Rom 7:18 For I know that in me (that is, in my flesh,) dwelleth no good thing: for to will is present with me; but how to perform that which is good I find not.
Rom 7:19 For the good that I would I do not: but the evil which I would not, that I do.
Rom 7:20 Now if I do that I would not, it is no more I that do it, but [ the law of] sin that dwelleth in me.
Rom 7:21 I find then a law, that, when I would do good, evil is present with me.
Rom 7:22 For I delight in the law of God after the inward man:
Rom 7:23 But I see another law in my members, warring against the law of my mind, and bringing me into captivity to the law of sin which is in my members.

And as James teaches us, there is but “one law giver who is able to save and to destroy”.

Jas 4:12 There is one lawgiver, who is able to save and to destroy: who art thou that judgest another?

Therefore nothing we do against God, or for God, either benefits Him or hurts Him.

Job 35:8 Thy wickedness may hurt a man as thou art; and thy righteousness may profit the son of man.
Job 35:9 By reason of the multitude of oppressions they make the oppressed to cry: they cry out by reason of the arm of the mighty.

“Thy wickedness” is not a particular act of Job’s wickedness, but refers back to the previous two verses in which Elihu had made this general statement:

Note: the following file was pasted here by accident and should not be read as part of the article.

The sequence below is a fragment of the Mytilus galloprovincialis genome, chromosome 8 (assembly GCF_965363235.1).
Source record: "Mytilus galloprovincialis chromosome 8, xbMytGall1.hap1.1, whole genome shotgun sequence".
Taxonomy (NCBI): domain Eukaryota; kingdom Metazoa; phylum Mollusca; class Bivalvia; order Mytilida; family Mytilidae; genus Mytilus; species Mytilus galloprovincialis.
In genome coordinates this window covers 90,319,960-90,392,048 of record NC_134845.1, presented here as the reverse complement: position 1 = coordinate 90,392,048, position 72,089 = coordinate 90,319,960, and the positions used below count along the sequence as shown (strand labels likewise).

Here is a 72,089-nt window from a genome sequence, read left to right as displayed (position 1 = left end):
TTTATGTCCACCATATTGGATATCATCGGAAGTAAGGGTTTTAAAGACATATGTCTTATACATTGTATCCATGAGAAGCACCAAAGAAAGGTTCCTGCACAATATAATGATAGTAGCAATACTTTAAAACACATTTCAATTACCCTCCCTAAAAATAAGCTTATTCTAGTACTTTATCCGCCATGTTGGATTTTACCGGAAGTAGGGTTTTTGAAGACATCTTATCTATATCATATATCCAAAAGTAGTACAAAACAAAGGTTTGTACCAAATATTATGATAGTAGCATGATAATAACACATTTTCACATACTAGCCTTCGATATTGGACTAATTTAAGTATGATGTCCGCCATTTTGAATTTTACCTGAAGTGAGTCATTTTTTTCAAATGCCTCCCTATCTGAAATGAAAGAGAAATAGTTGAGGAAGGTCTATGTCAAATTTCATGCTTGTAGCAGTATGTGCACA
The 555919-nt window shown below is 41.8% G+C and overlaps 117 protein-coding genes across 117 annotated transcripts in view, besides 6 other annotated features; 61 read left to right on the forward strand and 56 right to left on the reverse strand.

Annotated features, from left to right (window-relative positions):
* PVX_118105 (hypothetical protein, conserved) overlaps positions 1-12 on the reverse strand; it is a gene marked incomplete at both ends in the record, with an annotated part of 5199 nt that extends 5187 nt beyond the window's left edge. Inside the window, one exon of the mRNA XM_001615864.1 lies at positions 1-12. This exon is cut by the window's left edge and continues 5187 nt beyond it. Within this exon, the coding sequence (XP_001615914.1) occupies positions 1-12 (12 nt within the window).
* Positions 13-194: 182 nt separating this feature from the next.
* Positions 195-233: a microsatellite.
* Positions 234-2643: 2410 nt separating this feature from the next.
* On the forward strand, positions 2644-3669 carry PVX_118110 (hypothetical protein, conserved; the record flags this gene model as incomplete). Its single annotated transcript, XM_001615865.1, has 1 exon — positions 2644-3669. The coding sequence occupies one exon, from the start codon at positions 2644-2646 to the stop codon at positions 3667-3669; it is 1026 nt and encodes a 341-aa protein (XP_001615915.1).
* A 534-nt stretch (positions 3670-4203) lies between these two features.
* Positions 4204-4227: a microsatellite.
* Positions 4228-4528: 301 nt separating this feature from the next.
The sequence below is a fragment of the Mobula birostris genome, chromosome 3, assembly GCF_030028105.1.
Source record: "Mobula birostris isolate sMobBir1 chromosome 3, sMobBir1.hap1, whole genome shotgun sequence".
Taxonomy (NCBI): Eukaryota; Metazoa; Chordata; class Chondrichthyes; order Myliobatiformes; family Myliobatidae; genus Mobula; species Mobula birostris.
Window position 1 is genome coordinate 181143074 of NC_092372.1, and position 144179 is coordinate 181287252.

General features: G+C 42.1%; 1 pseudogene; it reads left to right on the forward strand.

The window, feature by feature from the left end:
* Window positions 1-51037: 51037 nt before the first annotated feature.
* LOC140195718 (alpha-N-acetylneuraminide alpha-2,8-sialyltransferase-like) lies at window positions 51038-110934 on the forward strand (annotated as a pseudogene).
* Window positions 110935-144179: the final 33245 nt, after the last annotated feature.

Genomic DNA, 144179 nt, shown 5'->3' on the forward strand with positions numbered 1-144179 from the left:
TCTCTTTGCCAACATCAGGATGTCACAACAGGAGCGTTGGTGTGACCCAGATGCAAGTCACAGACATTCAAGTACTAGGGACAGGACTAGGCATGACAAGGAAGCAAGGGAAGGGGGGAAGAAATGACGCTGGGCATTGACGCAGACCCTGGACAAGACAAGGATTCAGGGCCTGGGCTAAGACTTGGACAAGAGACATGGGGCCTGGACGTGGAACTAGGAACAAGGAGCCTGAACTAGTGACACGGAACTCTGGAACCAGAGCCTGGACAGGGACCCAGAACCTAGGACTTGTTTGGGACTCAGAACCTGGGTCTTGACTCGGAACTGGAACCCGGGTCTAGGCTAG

Job 35:6 If thou sinnest, what doest thou against him? or if thy transgressions be multiplied, what doest thou unto him?
Job 35:7 If thou be righteous, what givest thou him? or what receiveth he of thine hand?

Verse nine continues with the fact that men just naturally perpetrate oppressive acts upon their fellows. Job himself is being “oppressed… by reason of the” very people who had once claimed to be his friends, but who are now, because Job is being judged, just naturally falsely accusing him even in his tormented state. Now Elihu reveals to us what it is within us which causes us all to take such a long time to fulfill these verses:

Job 34:31 Surely it is meet to be said unto God, I have borne chastisement, I will not offend any more:
Job 34:32 That which I see not teach thou me: if I have done iniquity, I will do no more.

It is our own pride in our own self- righteousness, which causes us to contend with and condemn our own God, and it is our own pride which sustains our defense of our own ways in the face of God’s judgments at the hands of His fiery word.

Job 35:10 But none saith, Where is God my maker, who giveth songs in the night;